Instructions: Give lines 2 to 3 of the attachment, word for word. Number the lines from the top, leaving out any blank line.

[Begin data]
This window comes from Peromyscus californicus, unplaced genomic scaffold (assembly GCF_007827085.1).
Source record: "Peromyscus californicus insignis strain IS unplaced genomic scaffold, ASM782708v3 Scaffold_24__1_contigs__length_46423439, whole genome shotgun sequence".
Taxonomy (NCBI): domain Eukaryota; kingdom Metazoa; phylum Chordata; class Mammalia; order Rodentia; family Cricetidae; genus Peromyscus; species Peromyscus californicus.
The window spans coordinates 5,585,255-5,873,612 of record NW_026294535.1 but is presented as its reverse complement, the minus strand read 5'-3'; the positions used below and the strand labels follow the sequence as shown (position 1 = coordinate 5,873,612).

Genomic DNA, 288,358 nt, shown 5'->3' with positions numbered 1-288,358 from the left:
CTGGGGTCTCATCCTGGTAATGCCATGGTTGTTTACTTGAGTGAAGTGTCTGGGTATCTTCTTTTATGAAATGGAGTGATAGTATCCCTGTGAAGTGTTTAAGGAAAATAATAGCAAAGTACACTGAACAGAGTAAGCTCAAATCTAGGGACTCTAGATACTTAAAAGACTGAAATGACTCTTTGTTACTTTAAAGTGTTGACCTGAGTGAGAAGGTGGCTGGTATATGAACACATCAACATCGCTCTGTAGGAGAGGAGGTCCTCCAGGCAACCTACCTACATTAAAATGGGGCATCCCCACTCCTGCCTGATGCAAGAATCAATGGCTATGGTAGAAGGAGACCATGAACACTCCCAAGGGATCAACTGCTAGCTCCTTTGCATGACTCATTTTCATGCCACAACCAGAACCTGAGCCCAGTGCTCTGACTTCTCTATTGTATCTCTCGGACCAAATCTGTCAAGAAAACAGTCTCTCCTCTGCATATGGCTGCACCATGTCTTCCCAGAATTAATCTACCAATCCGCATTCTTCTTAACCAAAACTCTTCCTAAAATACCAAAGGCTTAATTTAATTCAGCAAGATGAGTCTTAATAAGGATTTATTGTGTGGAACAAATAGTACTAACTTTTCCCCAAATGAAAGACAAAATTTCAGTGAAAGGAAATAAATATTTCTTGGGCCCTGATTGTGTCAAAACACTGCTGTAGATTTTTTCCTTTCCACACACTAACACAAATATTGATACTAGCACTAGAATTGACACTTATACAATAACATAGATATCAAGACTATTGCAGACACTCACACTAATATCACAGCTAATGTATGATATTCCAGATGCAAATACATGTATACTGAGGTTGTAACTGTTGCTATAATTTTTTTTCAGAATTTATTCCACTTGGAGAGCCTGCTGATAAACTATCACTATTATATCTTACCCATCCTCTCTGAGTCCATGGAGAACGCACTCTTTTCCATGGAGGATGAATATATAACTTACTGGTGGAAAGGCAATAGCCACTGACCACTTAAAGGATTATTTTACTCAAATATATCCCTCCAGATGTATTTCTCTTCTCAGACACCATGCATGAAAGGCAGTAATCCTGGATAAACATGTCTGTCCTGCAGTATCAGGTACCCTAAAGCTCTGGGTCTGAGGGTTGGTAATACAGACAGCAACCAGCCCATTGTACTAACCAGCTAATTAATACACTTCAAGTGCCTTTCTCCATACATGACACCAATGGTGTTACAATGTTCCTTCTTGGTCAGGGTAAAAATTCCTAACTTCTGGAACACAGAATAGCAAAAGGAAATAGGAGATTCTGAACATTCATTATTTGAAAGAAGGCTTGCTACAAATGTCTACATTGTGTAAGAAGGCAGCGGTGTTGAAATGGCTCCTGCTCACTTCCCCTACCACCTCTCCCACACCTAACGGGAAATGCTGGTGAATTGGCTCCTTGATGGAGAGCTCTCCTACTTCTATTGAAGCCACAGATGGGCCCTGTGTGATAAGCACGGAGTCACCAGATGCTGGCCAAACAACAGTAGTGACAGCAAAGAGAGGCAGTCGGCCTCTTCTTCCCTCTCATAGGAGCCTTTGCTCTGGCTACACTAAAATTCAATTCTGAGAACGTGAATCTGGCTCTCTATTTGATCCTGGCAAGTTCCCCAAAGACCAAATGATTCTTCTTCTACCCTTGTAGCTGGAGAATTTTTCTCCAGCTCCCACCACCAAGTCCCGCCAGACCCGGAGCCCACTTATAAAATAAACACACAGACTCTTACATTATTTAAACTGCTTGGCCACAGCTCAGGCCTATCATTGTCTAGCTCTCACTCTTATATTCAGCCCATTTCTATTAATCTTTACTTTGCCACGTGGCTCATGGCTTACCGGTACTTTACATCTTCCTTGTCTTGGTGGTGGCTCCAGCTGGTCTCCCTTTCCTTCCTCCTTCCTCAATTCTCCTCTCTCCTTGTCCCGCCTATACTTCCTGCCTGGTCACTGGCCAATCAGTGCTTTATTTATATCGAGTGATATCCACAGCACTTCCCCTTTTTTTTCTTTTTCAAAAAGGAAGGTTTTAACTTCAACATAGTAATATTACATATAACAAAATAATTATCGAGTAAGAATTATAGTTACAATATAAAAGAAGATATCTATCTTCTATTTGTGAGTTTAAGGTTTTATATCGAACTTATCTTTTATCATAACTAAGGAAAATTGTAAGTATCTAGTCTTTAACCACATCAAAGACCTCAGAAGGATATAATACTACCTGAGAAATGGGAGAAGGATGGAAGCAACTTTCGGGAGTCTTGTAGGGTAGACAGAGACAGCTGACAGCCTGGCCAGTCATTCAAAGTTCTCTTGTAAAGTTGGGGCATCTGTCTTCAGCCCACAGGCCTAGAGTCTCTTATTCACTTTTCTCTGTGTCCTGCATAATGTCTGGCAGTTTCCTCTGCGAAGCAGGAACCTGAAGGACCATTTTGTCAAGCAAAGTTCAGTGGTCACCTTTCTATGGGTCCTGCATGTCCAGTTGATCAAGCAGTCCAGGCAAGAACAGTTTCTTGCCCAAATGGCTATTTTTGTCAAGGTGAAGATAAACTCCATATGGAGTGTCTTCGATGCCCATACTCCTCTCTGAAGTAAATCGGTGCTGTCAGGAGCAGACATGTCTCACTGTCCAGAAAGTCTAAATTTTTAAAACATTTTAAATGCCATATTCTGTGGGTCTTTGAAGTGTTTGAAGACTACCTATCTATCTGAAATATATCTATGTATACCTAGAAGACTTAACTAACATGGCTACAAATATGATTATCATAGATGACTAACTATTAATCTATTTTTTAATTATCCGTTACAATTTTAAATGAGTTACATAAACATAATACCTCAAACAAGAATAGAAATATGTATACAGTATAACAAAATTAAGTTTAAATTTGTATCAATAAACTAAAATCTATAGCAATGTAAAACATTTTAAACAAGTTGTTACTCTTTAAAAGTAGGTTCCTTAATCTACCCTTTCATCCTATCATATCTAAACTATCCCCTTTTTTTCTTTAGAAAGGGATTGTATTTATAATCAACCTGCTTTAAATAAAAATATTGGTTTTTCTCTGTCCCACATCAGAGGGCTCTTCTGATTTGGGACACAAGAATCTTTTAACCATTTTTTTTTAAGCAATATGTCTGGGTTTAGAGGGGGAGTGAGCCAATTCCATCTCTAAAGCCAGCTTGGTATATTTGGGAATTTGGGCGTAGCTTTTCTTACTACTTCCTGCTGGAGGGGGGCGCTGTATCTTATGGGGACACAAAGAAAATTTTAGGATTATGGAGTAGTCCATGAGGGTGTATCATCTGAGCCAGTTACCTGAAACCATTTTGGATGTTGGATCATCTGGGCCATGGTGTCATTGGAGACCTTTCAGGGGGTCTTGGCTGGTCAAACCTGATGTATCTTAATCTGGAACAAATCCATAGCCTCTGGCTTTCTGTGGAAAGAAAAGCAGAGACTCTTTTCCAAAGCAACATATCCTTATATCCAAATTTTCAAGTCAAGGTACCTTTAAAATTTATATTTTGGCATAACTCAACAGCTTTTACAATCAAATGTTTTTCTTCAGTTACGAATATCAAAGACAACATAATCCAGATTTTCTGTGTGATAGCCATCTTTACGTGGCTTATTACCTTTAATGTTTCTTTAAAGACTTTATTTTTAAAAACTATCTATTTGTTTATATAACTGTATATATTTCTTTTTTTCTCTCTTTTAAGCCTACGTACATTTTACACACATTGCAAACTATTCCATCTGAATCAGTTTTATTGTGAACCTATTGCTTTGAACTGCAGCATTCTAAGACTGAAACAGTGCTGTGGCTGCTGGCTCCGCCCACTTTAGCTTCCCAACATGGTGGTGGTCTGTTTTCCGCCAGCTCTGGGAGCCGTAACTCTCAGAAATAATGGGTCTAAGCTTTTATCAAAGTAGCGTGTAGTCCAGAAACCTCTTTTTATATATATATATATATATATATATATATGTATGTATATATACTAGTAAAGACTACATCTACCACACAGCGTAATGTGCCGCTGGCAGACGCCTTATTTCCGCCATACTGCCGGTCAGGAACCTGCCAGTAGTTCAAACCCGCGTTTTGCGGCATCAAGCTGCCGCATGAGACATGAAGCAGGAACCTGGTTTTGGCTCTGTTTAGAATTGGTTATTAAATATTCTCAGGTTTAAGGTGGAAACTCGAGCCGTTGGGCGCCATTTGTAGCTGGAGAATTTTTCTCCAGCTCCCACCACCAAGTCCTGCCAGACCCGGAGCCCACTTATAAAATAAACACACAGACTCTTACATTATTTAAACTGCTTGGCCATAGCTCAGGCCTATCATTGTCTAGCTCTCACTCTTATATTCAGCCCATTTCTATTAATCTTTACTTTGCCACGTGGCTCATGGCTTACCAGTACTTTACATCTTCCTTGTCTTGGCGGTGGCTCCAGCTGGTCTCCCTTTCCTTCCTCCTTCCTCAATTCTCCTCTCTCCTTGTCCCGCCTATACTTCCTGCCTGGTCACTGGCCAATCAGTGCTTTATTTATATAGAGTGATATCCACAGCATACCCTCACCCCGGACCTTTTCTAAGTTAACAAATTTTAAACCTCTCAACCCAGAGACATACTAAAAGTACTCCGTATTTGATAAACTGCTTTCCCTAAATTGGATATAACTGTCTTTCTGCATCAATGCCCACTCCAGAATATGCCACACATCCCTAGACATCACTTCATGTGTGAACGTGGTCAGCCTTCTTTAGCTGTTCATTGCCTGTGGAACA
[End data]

Source record: "Peromyscus californicus insignis strain IS unplaced genomic scaffold, ASM782708v3 Scaffold_24__1_contigs__length_46423439, whole genome shotgun sequence".
Taxonomy (NCBI): domain Eukaryota; kingdom Metazoa; phylum Chordata; class Mammalia; order Rodentia; family Cricetidae; genus Peromyscus; species Peromyscus californicus.